Ag comhoibriú chun teagasc agus foghlaim a fheabhsú
English Version

Registration is now open for this year’s Lesson-Study programme. If you’re interested in driving your own professional development by collaborating with fellow-maths teachers to design a structured-problem-solving lesson then don’t miss out and register today.

*Lesson Study* is a form of professional development based around teachers collaborating to design a research lesson. The Post-Primary Maths Team PDST are using *Lesson Study* to support teachers in adopting **structured problem solving** in their teaching of mathematics. *Lesson Study* is recognised internationally as being the most-effective form of professional development in changing classroom practices. Teaching through **structured problem solving** is widely acknowledged to develop students’ ability to think mathematically and to solve problems.

A full *Lesson-Study* cycle involves five meetings outside of school time and one inside school time. In some schools, management allow teachers to utilise some of their Croke-Park hours for the meetings which happen outside of school time (this is a matter for discussion between teachers and their schools). Supervision and Substitution are provided for the meeting which occurs within school time. This meeting is to allow the lesson designed through *Lesson Study* to be taught to students and observed by the research group.

Usually each meeting lasts between 2 and 2.5 hours. During these meetings the research group identify a topic of mathematics which students struggle with and design a single lesson around this which will improve students’ conceptual understanding. While on the face of it designing a single lesson appears to be a simple task, the *Lesson-Study* process asks teachers to consider and discuss a number of aspects of teaching and learning pertaining to the lesson. These include:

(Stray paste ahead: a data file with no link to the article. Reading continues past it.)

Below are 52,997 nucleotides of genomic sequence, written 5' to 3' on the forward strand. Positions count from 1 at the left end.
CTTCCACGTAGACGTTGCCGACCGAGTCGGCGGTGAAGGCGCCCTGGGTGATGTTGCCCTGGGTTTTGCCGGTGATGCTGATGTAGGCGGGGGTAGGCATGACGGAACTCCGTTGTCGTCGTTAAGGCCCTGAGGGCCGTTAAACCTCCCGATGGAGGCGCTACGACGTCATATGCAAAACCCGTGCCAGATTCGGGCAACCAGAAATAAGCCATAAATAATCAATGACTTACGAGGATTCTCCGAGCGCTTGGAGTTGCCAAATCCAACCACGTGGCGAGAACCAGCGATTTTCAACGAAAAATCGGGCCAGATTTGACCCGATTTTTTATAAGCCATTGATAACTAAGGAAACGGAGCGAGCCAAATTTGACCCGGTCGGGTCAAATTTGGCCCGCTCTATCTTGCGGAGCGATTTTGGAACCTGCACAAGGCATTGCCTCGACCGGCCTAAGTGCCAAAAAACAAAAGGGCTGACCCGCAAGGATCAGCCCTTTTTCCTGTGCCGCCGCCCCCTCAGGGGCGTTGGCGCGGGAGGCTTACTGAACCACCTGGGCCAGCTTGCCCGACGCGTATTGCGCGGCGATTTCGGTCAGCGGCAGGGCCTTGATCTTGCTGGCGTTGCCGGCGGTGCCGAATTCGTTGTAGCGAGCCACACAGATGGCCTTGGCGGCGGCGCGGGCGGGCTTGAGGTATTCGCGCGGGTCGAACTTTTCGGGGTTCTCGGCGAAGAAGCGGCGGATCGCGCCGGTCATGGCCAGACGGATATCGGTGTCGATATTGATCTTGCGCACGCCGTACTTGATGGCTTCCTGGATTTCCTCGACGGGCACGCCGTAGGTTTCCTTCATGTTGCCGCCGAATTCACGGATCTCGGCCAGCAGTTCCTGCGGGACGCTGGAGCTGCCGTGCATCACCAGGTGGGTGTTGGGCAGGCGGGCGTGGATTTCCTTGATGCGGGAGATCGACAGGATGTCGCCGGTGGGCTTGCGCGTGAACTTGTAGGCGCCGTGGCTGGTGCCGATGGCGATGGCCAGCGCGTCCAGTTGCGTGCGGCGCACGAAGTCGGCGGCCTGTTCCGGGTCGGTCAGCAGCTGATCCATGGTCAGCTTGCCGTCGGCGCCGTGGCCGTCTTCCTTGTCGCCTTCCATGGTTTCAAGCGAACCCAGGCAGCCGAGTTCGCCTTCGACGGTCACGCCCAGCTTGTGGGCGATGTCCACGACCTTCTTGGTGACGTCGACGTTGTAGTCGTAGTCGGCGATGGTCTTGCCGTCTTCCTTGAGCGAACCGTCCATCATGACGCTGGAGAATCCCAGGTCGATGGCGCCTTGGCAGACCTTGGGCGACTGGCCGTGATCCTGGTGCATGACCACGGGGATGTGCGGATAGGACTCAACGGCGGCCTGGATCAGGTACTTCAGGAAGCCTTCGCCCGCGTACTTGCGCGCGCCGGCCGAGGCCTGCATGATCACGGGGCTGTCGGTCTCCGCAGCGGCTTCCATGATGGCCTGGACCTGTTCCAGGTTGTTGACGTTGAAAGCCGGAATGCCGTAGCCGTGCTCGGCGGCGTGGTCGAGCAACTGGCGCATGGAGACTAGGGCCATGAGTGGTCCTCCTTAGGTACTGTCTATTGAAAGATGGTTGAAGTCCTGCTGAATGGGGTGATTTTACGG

- How the lesson will meet the
**School Self Evaluation**standards currently being worked on by their school - How the lesson will meet the expectations of the new
**Junior Cycle framework**(including key skills and statements of learning) - Why the identified topic is proving so difficult for students
- What approaches are currently used across the school in teaching the topic
- What prior knowledge students have before studying this topic
- Where this topic is needed by students in their future learning of mathematics
- How the lesson fits into a larger unit of work

The depth of this process provides some insight as to why *Lesson Study* is so effective in changing classroom practice. While teachers work on designing a single lesson, the deep discussion they have with their colleagues around teaching mathematics makes for incredibly rich professional development which focuses on classroom practice.